Williams attempted to defend himself, saying "I would never force coach Sloan out of Utah. He's meant more to this town, more to this organization than I have by far. I would have asked out of Utah first..." but the damage was done and he was soon sent to the New Jersey Nets. There, Williams played better than people want to remember, but often tried to do too much on the court and contributed to inner strife that tore the Nets down during the 2014-15 season.
10 Matt Barnes
For as good as Barnes was in his prime as a three-and-d type player, his...personal issues, put nicely, came in the way of him and teammates whether it was for not leaving the court quickly enough after an ejection or for causing near-fights between the teams. Most notably, Barnes feuded with former teammate and then-New York Knicks coach Derek Fisher in the fall of 2015, attacking the one-time Lakers point guard for romancing Gloria Govan, Barnes' ex-wife and a star on VH1's Basketball Wives.
Barnes defended his actions, telling the New York Daily News and other New York reporters, "Violence is never the answer, but sometimes it is. And unfortunately, it happened. I don't regret it." For that, Barnes was fined $35,000 dollars and suspended two games by the NBA.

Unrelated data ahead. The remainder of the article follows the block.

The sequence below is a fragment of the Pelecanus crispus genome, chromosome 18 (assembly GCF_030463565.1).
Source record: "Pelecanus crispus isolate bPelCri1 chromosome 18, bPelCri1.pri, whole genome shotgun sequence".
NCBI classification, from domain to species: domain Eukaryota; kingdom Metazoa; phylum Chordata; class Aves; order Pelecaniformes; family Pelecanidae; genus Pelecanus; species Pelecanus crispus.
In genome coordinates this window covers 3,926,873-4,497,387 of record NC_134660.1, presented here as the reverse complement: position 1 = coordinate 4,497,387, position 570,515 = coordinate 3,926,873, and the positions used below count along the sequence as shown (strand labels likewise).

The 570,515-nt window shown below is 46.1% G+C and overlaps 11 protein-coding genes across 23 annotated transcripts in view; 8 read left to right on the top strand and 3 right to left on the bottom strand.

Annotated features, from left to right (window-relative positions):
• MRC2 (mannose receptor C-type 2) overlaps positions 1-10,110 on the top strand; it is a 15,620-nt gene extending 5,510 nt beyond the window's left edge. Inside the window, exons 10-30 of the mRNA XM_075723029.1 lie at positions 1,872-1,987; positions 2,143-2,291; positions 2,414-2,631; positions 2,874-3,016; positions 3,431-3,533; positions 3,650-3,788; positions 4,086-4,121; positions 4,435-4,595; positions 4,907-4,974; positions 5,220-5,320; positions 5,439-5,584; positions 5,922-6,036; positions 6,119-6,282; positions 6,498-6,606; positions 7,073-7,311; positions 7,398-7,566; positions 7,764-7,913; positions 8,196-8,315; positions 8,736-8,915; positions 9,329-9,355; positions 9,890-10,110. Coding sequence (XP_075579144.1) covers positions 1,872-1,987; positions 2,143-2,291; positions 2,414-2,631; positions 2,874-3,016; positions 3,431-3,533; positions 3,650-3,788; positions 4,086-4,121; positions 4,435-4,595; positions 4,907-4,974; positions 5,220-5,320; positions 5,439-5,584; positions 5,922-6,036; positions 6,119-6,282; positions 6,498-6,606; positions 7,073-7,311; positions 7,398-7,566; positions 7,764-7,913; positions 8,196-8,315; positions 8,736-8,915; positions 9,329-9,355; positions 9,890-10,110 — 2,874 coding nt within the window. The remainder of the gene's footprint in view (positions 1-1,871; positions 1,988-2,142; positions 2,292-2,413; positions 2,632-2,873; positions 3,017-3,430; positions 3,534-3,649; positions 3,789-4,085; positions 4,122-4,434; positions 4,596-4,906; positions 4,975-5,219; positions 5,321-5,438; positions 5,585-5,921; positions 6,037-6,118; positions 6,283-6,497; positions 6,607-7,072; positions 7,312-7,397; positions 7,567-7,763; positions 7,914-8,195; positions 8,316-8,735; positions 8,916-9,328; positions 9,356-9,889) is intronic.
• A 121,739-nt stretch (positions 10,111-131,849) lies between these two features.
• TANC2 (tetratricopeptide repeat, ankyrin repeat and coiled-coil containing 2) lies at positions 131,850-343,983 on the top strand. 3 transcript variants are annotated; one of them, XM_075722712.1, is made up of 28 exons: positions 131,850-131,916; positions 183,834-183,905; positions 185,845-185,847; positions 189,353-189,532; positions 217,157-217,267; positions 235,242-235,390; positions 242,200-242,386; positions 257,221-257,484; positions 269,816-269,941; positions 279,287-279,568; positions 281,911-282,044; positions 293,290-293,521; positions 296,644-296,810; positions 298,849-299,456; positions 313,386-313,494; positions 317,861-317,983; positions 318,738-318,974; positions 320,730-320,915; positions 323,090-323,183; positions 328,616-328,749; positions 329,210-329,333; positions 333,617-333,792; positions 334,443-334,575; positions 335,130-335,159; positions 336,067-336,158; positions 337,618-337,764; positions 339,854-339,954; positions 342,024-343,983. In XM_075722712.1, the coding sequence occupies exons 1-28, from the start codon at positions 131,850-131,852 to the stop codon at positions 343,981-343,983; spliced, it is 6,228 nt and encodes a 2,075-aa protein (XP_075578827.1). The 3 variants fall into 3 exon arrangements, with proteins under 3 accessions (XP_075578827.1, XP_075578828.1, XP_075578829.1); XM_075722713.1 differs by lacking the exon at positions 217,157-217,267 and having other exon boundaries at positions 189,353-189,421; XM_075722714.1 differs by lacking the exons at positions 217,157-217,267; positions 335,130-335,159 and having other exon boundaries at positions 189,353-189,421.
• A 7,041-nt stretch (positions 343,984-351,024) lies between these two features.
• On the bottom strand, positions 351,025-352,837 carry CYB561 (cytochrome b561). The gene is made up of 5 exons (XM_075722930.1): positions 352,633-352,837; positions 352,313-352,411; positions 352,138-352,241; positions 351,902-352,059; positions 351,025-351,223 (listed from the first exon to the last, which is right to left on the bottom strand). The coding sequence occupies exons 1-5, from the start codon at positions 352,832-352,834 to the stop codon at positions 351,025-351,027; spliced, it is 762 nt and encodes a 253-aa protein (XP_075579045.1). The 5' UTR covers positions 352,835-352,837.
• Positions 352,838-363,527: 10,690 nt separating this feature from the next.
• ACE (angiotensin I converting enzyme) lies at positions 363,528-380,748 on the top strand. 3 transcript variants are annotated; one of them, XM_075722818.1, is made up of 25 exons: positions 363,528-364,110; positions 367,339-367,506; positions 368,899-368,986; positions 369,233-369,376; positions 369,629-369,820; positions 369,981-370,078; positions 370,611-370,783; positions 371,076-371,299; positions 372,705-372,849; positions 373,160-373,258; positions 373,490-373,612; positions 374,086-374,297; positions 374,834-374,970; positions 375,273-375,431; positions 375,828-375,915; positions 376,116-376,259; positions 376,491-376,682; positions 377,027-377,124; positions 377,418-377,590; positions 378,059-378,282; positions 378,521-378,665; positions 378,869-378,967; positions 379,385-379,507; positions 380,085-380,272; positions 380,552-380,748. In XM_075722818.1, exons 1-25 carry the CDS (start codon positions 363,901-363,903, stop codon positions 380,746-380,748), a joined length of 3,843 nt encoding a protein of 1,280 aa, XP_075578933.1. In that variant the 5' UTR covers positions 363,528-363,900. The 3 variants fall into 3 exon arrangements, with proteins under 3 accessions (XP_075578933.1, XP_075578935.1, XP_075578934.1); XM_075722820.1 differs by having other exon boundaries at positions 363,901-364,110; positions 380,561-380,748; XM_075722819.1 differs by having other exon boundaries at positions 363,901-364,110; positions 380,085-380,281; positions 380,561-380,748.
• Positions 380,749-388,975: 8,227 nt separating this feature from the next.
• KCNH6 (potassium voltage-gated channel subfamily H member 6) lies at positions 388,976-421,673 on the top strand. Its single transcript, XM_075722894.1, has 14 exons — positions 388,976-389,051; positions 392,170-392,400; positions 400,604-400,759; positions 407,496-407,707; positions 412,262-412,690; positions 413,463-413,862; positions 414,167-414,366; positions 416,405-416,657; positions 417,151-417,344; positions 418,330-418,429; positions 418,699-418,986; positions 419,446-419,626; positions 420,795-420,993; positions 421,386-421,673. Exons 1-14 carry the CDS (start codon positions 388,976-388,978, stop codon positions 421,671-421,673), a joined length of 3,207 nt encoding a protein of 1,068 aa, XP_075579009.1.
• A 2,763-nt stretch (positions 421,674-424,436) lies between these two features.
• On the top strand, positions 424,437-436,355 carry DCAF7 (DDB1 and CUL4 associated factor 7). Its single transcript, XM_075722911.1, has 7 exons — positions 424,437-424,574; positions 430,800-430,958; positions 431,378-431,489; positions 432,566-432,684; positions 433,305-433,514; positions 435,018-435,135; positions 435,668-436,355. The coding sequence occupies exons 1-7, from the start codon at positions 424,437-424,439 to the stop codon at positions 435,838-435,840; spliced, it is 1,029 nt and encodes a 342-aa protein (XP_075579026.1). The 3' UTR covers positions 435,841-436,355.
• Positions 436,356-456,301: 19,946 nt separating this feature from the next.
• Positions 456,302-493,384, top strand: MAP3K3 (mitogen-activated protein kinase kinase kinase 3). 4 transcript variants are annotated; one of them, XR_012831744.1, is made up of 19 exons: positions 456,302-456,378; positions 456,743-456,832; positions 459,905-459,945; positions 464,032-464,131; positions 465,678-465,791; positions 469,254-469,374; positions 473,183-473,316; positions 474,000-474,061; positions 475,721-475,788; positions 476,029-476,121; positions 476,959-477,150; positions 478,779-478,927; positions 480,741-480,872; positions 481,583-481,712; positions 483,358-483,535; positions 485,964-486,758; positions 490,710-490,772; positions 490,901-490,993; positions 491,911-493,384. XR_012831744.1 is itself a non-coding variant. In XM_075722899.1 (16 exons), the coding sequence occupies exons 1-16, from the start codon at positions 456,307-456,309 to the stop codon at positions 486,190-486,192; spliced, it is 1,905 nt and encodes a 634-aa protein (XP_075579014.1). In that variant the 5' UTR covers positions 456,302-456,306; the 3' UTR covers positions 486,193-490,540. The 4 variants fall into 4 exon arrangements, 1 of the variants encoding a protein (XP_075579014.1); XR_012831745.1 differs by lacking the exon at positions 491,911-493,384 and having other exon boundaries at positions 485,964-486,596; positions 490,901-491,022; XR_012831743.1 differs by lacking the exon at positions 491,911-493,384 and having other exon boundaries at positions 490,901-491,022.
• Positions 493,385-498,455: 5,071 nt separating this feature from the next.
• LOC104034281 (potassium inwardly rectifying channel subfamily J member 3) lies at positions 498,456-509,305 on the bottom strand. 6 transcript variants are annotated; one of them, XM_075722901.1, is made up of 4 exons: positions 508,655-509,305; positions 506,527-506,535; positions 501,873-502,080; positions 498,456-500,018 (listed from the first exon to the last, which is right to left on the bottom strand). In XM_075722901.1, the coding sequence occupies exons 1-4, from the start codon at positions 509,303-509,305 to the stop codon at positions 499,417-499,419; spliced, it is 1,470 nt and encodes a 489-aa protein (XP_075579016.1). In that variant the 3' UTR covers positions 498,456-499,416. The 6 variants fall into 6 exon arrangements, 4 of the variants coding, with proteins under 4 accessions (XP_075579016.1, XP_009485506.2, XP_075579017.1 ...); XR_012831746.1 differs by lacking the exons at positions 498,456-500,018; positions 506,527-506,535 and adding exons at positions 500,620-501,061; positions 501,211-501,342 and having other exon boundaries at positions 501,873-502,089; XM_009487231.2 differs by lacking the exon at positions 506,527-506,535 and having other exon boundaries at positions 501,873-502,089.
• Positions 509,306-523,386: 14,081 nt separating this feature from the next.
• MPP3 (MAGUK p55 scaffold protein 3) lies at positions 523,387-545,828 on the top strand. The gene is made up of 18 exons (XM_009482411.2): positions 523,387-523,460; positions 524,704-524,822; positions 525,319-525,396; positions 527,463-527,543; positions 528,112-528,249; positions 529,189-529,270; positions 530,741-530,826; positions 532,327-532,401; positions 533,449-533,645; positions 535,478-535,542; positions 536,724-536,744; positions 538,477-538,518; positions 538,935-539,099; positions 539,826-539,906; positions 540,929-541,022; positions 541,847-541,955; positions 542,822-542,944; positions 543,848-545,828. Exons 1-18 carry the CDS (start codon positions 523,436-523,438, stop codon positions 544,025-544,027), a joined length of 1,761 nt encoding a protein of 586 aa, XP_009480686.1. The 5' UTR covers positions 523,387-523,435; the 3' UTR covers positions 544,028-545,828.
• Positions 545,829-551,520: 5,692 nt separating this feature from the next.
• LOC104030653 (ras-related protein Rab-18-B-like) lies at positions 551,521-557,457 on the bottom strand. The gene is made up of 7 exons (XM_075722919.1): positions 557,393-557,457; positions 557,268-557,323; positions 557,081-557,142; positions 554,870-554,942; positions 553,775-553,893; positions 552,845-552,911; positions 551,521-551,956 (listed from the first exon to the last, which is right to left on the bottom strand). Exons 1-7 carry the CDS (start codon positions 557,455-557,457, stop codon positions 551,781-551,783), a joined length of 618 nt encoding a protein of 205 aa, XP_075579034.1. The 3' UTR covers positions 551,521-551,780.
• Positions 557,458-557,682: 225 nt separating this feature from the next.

9 Zach Randolph
Randolph is unique because part of what made teammates dislike him was his immaturity early on (an arrest for driving under the influence in 2003 coupled with hanging around the wrong people) and the other part was him not being able to showcase his talent in his first few seasons because of his immaturity. Well before Z-Bo was a 20-10 player every night, he was inconsistent and a member of the Jail-Blazers team that was a threat not in the paint, but in the police blotter. Randolph eventually matured and became a role model in the locker room, telling Grantland's Zach Lowe the following in 2012:
“I don’t understand how these young guys can be so lazy. They come here and they don’t have no work ethic. I come from nothing. I work hard. I’ve got two max contracts. I know guys who got max contracts when they were young and they didn’t do s**t the entire time. They just chilled.”
8 Gilbert Arenas
Normally when the Teflon Don shouts you out in one of his songs after his trademark bark, you're doing well. However, Rick Ross saying, "and I got the gats, Gilbert Arenas," on the 2012 remix of Meek Mill's 'I'mma Boss' was an unfortunate reminder of what went wrong in the Wizards locker room two and a half years prior (at the time). In December 2009, Arenas and teammate Javaris Crittenton reportedly unloaded guns in the Wizards' locker room during an argument concerning gambling debts (that was a sign of things to come for Crittenton, who was later arrested in 2011 for the murder of Jullian Jones, a 22-year-old mother of four).
Some of the things on here have been minor, but this? Arenas later served a month in a halfway house for violating D.C. gun laws, but how does this happen?